All that said - and make no mistake, I do not like this movie - Ghostbusters II manages to do some things right. The core of Murray, Aykroyd, Ramis, and Ernie Hudson (who still gets shunted to the side, despite his character being present from the opening this time) remain fun to watch, even with Murray stuck in first gear; the bit of the story about how the ancient evil warlock trying to come back is basically Dracula and the quisling art restorer who does his bidding is basically Renfield, is the kind of lightly-applied detail that is all the more charming for being mostly invisible (also charming: the Renfield-analogue is played by Peter MacNicol, who would go on to play the actual Renfield in Mel Brook's earth-shatteringly misbegotten Dracula: Dead and Loving It). The visual effects were pretty damn top-notch in 1989, and remain absolutely heartwarming to those of us who love a good practical effect. And the whole thing is at times pretty effectively creepy: for some odd reason, Ghostbusters II seems to amp up the scares over the comedy (or maybe the comedy just doesn't work: between Murray's disengagement and the grating exaggeration of Rick Moranis's most unpleasantly bumbling qualities compared to the first film, there does seem to be an awful lot of bad humor going on), but sequences like the hunt through a murky subway are quite agreeably spooky for what amounts to a family comedy from the late '80s.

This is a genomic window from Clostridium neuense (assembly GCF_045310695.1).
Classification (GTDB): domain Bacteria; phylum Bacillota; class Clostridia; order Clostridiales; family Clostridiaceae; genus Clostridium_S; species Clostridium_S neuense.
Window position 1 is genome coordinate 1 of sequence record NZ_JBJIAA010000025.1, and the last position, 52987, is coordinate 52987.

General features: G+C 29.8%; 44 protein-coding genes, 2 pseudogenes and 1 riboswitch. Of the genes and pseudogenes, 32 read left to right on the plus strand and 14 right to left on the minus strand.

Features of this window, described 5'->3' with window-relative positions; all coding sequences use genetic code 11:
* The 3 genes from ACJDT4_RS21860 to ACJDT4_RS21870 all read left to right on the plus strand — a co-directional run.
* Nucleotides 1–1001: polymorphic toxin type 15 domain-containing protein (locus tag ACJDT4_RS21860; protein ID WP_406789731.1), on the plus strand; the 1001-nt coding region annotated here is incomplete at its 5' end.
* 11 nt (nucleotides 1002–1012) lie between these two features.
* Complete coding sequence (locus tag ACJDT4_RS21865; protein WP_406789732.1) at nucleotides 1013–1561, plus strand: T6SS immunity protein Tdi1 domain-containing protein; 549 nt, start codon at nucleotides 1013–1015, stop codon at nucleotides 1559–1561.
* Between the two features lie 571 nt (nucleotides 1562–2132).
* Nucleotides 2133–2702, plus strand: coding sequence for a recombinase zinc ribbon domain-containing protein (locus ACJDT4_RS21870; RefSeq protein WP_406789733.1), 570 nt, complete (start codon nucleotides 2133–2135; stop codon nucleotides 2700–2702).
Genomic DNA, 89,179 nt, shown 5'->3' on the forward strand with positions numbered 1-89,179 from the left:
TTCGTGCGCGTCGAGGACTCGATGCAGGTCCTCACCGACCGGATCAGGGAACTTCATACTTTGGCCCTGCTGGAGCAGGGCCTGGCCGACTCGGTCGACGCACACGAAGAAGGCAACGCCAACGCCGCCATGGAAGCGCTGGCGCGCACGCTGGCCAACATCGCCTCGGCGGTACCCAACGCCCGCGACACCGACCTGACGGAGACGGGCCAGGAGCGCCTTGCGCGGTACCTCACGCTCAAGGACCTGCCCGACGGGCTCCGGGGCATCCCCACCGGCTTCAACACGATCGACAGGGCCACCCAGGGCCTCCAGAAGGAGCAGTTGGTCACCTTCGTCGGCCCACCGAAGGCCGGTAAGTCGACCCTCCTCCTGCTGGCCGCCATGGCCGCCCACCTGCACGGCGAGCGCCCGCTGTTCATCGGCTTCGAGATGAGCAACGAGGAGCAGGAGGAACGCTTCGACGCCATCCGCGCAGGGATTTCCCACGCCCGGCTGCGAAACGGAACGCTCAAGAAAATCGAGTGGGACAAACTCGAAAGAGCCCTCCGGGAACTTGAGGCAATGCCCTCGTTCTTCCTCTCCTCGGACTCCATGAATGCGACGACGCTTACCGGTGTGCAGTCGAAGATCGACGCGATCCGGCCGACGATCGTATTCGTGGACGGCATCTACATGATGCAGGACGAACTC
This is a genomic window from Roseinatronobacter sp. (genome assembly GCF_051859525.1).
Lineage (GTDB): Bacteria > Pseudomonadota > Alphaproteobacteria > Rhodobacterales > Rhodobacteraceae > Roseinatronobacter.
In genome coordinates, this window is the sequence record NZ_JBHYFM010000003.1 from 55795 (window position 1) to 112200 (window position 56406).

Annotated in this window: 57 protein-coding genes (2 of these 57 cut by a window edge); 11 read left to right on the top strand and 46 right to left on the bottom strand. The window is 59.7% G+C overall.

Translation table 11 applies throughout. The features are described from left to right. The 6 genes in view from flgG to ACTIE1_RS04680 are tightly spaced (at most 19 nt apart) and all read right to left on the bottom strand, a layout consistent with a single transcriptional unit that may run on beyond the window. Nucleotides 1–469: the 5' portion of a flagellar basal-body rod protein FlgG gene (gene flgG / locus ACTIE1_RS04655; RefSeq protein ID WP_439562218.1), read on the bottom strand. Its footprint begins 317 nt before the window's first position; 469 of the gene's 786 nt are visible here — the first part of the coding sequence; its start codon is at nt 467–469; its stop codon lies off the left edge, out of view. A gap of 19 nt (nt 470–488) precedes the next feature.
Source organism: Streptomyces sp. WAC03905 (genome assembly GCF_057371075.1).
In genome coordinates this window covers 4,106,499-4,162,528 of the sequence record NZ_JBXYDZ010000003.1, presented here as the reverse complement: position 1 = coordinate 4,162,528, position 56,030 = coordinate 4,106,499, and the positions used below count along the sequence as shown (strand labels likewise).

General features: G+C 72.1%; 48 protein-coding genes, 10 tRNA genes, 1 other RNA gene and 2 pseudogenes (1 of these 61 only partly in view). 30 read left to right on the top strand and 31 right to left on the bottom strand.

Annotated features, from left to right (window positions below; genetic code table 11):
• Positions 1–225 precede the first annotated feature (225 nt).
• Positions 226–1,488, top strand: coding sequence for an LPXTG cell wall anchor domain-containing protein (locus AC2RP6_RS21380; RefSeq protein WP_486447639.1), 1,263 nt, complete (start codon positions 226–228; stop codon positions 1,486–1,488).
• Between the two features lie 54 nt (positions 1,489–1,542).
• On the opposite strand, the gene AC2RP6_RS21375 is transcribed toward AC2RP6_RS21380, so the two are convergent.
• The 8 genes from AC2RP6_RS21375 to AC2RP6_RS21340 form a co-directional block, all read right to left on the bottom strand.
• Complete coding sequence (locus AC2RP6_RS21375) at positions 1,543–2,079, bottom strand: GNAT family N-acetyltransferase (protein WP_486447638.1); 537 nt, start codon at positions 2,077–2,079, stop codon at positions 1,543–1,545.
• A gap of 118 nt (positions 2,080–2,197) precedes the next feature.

That is: Ghostbusters II has flashes of inspiration imprisoned in boilerplate, a film marginally better than the average almost solely because of its cast, but without any spark of delight. It's not hugely misconceived or mangled by people with no connection to the series; it's simply not put together as well. And that is somehow the more painful, for one cannot get angry at it, or imagine a better version. It does not squander goodwill, it lets goodwill leak out slowly, and it chiefly for this reason I have absolutely no desire to ever see a Ghostbusters III: imagine how horrible it would be to have this same muddy lack of insight coupled with how much older they all are now, and the impersonal mediocrity of the first sequel would almost by necessity expand to apocalyptic proportions.

29 May 2011


Once there was a struggling independent filmmaker whose name was Don Coscarelli, and he wanted to make a horror movie. The 22-year-old had produced and released two features by the end of 1976, both fairly prosaic tales of small town teenage life, both of them lacking that certain something, that frisson which can only come from a sick and twisted tale of murder and monsters and the paranormal. Thus did Coscarelli lock himself away in a cabin to crank out a prosaic tale of small town teenage life that turned un-prosaic rather quickly; a story of a teenage boy's quest to uncover the mystery of just what it is exactly that is happening at the Morningside Cemetery in his quiet neighborhood. This was Phantasm, shot in 1977 and released in 1979 following a lengthy post-production, and in the blink of an eye it became one of the definitive '70s horror pictures, in the last few months before '70s horror got steamrolled into oblivion by the ubiquitous, cheap, and unimaginative slashers.